The next section introduces the rank correspondence, which replaces the best-response correspondence and is used to implement the ordinal monotonicity condition that options with higher expected payoffs are chosen more likely without specifying by how much. Stated differently, choice probabilities are ranked the same as expected payoffs, a requirement sometimes referred to as “stochastic rationality.” Section 3 pairs the ordinal monotonicity condition for choices with the ordinal consistency condition for beliefs to define an equilibrium. Existence for general normal-form games is proven and several properties and examples are discussed. Section 4 introduces a parametric class of -Equilibrium models where choices follow from fixed-point conditions. We show that equilibrium “minimally envelopes” these parametric models. Section 5 reports results from various experiments designed to contrast -equilibrium predictions with those of the existing behavioral game-theory models. Section 6 offers a summary of our results, and the concluding Section 7 discusses several extensions of the basic -equilibrium approach and discusses the value of equilibrium when its predictions accord well with the data and when they do not. The Appendices contain the proofs not shown in the main text, results from statistical tests based on the experimental data, as well as additional details about the methods used in the data analysis.
Consider a finite normal-form game , where is the set of players, and for , is player ’s choice set and , with , is player ’s payoff function. Let
denote the set of probability distributions over. An element is player ’s choice profile, which is a mapping from to , where is the probability that player chooses . Player ’s beliefs about player are represented by , which is a mapping from to , where is the probability that assigns to player choosing .555Including player ’s beliefs about her own choices in is done for notational convenience only. Throughout we assume player ’s belief about her own choices are correct, i.e. for . The concatenation of the is player ’s belief profile, , which is a mapping from to . Player ’s expected payoff given belief is where . Choosing for sure is represented by the choice profile and the associated expected payoff, given belief (with ), is denoted . Finally, represents all of player ’s “pure choices” and
denotes the vector of associated expected payoffs.
A player’s best-response correspondence maps the vector of expected payoffs to a player’s choice profile. This mapping may be point or set valued, e.g. the best-response correspondence assigns probability 1 to the choice with the strictly highest payoff but it allows for mixtures when there is a tie for the highest payoff. Player ’s best-response correspondence can generally be defined as the convex hull of the elements in that yield the highest expected payoff.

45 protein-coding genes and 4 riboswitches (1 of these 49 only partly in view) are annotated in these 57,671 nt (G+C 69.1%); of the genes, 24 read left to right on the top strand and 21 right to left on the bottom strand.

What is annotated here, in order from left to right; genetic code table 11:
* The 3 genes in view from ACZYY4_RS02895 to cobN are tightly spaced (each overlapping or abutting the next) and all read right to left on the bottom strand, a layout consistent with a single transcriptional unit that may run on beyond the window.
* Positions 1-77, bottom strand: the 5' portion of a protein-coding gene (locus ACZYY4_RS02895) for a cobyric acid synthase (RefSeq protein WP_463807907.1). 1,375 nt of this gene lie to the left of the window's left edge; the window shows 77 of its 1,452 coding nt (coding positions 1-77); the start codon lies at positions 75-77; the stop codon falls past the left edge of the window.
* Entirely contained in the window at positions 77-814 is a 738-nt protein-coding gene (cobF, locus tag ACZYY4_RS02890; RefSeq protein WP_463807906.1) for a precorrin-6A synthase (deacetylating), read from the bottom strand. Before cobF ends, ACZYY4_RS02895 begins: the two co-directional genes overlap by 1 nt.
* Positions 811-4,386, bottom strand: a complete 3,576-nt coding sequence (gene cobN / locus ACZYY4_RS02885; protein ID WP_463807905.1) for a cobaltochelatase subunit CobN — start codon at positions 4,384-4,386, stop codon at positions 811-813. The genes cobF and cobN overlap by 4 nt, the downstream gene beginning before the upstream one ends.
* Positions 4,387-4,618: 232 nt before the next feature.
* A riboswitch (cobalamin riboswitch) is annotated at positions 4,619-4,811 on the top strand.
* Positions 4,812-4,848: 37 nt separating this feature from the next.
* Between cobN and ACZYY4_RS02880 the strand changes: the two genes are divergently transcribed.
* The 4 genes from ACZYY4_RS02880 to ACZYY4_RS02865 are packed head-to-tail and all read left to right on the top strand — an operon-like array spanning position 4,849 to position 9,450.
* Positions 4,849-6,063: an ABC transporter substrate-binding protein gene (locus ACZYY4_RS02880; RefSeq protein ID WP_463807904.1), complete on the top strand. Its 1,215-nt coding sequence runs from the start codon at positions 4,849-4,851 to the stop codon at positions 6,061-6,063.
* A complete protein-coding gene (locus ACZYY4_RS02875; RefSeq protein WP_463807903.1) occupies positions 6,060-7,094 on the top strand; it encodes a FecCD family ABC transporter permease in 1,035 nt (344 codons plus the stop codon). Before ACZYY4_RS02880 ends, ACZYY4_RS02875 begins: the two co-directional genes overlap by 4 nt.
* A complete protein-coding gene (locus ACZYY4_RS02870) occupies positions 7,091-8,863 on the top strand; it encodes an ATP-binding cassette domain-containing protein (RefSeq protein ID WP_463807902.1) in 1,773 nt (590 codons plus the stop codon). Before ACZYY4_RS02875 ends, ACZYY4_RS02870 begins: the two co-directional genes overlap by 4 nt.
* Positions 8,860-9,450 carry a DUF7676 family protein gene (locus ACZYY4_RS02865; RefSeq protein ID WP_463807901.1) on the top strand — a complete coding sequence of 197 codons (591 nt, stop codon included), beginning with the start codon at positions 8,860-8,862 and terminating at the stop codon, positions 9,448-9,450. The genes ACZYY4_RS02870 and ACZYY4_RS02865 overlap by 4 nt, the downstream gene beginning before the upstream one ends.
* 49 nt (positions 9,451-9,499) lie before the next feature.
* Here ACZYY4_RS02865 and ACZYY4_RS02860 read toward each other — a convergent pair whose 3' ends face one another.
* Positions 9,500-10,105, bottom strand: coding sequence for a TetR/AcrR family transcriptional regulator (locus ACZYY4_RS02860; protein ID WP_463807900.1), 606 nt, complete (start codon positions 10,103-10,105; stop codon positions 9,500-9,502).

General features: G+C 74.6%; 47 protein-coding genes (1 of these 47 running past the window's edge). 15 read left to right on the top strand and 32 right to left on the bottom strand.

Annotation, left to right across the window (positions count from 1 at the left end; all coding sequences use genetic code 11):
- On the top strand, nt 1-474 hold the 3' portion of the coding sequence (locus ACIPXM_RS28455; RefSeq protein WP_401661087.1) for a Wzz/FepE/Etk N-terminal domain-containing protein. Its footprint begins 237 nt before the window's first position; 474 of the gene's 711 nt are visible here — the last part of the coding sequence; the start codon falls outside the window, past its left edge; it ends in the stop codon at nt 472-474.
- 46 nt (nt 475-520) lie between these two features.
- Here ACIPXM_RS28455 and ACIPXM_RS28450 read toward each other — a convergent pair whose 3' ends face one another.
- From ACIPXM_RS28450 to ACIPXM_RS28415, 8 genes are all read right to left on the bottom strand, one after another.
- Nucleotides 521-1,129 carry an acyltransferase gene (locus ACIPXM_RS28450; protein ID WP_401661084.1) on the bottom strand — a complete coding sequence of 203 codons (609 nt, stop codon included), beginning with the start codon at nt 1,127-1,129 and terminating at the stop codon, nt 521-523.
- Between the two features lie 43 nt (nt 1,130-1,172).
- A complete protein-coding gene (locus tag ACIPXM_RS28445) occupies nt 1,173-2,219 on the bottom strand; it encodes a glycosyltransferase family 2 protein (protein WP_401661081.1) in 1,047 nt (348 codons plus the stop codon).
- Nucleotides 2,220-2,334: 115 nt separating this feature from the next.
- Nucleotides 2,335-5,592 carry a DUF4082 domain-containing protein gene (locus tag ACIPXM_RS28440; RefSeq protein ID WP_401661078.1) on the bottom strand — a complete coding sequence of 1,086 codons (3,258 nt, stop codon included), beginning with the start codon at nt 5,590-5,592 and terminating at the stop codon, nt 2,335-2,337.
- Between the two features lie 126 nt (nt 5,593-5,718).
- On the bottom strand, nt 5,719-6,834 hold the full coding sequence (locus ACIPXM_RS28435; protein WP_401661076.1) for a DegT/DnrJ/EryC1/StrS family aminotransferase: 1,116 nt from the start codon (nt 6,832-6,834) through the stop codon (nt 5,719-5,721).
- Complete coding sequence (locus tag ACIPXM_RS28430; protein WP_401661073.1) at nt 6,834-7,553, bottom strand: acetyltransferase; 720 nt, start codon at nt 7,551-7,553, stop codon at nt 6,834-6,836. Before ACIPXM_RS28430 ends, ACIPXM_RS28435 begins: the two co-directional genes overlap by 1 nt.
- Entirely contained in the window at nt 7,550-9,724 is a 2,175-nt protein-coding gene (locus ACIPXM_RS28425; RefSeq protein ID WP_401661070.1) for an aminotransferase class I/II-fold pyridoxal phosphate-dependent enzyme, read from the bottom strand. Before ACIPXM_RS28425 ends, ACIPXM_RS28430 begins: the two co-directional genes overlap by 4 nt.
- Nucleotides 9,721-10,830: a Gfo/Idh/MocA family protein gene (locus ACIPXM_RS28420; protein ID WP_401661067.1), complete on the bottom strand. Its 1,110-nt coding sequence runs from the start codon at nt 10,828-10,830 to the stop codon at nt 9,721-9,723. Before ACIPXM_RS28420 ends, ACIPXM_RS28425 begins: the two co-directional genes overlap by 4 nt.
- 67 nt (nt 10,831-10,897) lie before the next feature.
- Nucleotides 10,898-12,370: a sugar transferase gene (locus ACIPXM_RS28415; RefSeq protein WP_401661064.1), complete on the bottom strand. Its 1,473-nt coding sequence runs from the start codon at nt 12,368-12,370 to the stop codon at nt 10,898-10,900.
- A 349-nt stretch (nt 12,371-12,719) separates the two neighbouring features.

For the case of possible actions, the best-response correspondence is illustrated in the top panel of Figure 2. The left-most simplex pertains to the case when there is a strict highest payoff in which case the best-response is one of the vertices of the simplex. In the middle panel, two options tie for the highest payoff and now the best-response correspondence produces an edge of the simplex. Finally, in the right panel all three options have the same payoff and the best-response correspondence is the entire simplex.
To allow for the possibility of suboptimal choices, we soften the payoff maximization rule that underlies the best-response correspondence (as in QRE) but in a manner that retains its ordinal nature (unlike QRE). Let and let denote the set of vectors that result by permuting all elements of . Then player ’s rank correspondence is defined as:
The bottom panel of Figure 2 illustrates the rank correspondence for the case . If there is no tie the rank correspondence yields one of the six points in the left panel, when two payoffs tie the rank correspondence produces one of the six line segments in the middle panel, and when all three payoffs tie the rank correspondence produces the hexagon in the right panel.